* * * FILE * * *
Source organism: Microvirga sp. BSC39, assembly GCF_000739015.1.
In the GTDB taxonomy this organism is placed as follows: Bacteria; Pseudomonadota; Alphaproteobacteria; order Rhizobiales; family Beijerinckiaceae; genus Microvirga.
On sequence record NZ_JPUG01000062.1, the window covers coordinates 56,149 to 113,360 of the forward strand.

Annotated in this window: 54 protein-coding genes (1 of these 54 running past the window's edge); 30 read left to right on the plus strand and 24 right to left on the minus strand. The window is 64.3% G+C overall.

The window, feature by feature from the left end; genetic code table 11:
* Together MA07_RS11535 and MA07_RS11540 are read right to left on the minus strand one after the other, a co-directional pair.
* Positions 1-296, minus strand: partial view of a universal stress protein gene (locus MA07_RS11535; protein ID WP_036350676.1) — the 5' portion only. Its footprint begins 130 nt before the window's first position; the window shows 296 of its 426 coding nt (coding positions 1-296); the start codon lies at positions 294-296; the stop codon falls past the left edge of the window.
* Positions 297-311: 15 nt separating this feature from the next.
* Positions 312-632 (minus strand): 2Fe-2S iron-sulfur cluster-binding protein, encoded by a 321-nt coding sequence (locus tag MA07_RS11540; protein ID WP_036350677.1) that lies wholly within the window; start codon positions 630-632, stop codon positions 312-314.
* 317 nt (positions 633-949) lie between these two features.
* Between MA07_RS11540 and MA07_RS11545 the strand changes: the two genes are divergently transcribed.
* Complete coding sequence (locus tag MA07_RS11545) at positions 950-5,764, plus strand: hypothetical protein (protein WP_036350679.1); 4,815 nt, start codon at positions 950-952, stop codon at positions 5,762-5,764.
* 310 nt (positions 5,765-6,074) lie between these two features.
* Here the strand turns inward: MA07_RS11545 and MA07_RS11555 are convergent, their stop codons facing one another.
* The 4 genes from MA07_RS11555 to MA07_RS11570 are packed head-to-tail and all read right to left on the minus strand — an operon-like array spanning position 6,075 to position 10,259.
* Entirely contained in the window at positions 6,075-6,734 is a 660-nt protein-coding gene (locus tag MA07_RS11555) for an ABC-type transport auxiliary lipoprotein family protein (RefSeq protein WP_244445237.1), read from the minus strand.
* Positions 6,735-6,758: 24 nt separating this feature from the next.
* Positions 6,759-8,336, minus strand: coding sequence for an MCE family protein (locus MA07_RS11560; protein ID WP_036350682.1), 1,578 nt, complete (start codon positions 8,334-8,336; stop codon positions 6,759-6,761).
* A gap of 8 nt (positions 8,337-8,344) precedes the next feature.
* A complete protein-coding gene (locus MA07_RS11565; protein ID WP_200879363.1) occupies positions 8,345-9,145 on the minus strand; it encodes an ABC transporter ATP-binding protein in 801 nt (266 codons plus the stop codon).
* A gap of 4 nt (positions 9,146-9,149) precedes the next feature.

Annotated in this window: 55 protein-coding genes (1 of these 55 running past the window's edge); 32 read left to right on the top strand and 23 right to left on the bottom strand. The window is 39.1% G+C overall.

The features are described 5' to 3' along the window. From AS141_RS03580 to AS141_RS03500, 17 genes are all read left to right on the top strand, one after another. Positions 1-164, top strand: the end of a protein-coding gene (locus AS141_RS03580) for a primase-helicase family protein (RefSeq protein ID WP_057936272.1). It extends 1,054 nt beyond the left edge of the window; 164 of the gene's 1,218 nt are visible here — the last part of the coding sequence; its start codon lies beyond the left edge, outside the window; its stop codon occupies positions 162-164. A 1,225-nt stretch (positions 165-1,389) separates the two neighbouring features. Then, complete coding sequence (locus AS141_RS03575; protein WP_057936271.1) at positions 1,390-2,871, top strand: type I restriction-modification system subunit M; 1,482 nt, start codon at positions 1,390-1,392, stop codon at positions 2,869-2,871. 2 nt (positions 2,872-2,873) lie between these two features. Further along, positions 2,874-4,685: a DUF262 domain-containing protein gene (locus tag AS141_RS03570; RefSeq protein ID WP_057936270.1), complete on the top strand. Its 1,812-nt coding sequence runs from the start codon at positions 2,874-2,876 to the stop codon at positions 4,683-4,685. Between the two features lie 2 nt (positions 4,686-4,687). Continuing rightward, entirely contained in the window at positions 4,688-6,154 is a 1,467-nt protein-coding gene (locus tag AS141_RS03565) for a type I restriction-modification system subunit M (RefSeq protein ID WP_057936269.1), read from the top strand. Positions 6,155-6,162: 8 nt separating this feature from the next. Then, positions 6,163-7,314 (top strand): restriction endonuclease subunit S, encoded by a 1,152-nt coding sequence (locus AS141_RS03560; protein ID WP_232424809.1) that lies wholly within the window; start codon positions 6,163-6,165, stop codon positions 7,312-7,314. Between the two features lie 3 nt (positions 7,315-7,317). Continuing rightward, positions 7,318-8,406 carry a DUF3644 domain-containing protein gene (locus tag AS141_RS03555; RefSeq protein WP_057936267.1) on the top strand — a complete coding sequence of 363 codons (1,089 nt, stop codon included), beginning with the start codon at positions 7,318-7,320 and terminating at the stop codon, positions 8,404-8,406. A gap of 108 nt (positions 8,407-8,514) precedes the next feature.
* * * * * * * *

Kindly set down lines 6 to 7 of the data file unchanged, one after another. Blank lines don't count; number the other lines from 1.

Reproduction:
* Together MA07_RS11535 and MA07_RS11540 are read right to left on the minus strand one after the other, a co-directional pair.
* Positions 1-296, minus strand: partial view of a universal stress protein gene (locus MA07_RS11535; protein ID WP_036350676.1) — the 5' portion only. Its footprint begins 130 nt before the window's first position; the window shows 296 of its 426 coding nt (coding positions 1-296); the start codon lies at positions 294-296; the stop codon falls past the left edge of the window.